There’s a dinosaur on my window ledge and I don’t know how I feel about it. I can see it sitting there, beady eyes watching me, talons gleaming. Not the plot line for the fifth Jurassic Park movie, just a magpie hanging out. Maybe the talons aren’t full of malicious intent and maybe it’s not really doing anything more than noticing my existence but I definitely wasn’t lying when I said there’s a dinosaur out there. Okay, maybe that’s stretching the truth a little bit. It is true to say that all living birds are modern descendants of a line of dinosaurs that, if capable of logging in to Ancestry.com, would include Velociraptor and Tyrannosaurus Rex.
That magpie isn’t likely to invite these relatives round for dinner, not unless you want your guests to have their faces torn off. So how do we get from a serrated-tooth Suchomimus to a swallow or Deinonychus to ducks: evolution by natural selection. It’s one of the most important ideas in science and the foundation of all biology. When first put forward by Alfred Russell Wallace and Charles Darwin in the 1800s, evolution was the most controversial change in our understanding of our own place in the world and it’s no different today. Despite this, evolution by natural selection is a beautifully simple and elegant process: be alive, get laid, have babies.
What we need to first understand is that nature doesn’t care whether you live or die. 99.9% of everything that has lived is now extinct. Being alive isn’t easy: our environment changes frequently and for the ancestors of that magpie to live to see another day, they needed an edge, to be different. Differences between organisms and species are called variations. In the case of some dinosaurs, there were a bunch of variations that led to becoming bird-like: the presence of feather-like structures (protofeathers), hollow bones to make them lighter and generally being smaller than their ancestors. Looking at this fossil of Archaeopteryx, it’s easy to see how similar birds and dinosaurs can be, with its claws and teeth and tail like a dinosaur but feathers like a bird.
Around 65 million years ago, a 10km wide meteor smashed into Central America, plunging the world into a months-long darkness. With many of the plant life dying, there wasn’t a lot of food around for massive dinosaurs: the herbivores died and with them the large carnivores. Great-grand magpie was lucky to be small enough to get by on eating whatever it could find (dead dinosaurs, worms, insects and the like) and have feathers to help keep warm in those chilly post-apocalyptic nights.
These variations kept great grand-magpie alive long enough to see the competition for potential sex partners die, having been torn apart by predators or starved to death. Even if the competition is still alive, an organism can still have some sort of variation that makes it a better prospect for procreation: maybe it builds the best rock pile, like penguins, or it beats up all the competition, like giraffes. (NOTE: this process is vastly more complex in humans and beating up/killing the competition is NEVER a good option). Build the best rock pile, beat the competition or be handsome enough and great-grand magpie gets to level up to stage two of evolutionary success: getting laid. Congratulations, buddy, you’re now a parent.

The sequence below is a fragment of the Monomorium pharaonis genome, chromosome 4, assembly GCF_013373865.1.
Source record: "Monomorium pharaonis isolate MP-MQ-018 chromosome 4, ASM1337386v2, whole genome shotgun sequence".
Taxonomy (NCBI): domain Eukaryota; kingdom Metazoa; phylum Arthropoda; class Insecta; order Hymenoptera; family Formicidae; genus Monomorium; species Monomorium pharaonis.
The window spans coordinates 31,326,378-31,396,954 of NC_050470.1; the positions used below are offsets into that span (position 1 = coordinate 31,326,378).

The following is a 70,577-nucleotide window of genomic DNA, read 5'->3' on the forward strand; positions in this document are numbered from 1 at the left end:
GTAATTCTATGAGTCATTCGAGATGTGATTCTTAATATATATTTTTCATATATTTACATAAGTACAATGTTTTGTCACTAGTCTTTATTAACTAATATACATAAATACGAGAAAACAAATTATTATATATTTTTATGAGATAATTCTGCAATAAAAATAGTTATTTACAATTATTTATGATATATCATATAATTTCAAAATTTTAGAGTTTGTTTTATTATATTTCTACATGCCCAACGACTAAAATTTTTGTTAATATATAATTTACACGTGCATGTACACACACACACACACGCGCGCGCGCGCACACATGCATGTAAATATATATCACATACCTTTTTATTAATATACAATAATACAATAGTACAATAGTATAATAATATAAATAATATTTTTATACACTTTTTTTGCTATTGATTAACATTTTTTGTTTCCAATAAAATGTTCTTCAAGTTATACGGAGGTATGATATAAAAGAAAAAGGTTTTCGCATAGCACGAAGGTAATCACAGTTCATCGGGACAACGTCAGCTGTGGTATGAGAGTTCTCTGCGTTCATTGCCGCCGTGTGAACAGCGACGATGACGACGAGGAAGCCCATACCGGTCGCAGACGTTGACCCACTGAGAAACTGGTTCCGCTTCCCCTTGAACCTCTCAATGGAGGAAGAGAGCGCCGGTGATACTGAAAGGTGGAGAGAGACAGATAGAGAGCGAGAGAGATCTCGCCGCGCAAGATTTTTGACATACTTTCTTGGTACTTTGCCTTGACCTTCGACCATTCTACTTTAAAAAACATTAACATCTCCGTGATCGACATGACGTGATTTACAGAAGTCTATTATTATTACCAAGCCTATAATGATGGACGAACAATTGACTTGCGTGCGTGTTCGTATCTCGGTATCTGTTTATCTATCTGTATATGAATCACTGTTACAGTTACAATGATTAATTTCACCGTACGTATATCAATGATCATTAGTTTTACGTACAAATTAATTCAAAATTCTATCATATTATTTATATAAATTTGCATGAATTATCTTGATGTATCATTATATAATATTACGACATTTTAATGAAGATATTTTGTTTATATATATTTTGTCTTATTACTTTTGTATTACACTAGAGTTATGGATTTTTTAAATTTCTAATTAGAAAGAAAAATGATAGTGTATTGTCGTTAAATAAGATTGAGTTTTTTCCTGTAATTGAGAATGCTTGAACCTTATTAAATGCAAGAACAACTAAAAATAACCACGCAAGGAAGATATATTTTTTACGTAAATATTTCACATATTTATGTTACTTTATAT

Given that our magpie is still hanging around out there, looking for shiny things to fly away with, it’s safe to assume that the babies from great grand-magpie had the winning genes of its ancestors. Look back through a family photograph album and you’ll notice that the children take features from both of their parents (just as my daughter pug takes after me). The offspring from sexual reproduction (there are other, arguably less fun ways of reproducing but that’s a story for another time) are a 50/50 mix of both parents. Winning variations can be passed on to the next generation because they are found in the genes of the surviving or
ganism (genes being the instructions for making living things). Take two winners, give them some privacy and out comes a little baby with a genetic mixture of both parents – level three of evolutionary success. The mix of variations that made the parents such great survivors could be found in the next generation and hopefully survive whatever nature has to throw at it.
And so the story goes on for decades, centuries and millennia; nature picking off those less well adapted to their environment and leaving the most adapted alive. They get laid, have babies and repeat often enough that a new species, genetically distinct from its ancestors, is found. This wonderful process has given rise to some amazing creatures, like dinosaurs, and some not-so-amazing creatures, like the blobfish.
Evolution by natural selection is a brutal, uncompromising struggle for survival where the less adaptable die, hungry and alone, and the successful survive long enough to see themselves in their offspring. Evolution is the most elegant, beautiful and simple way of explaining the awe-inspiring diversity of the living world around us. The next time you see a magpie in your garden just be glad that it is a magpie and not its long-lost evolutionary cousins…
I’d much rather a magpie take a dive at me than a T. rex, thanks. Image source.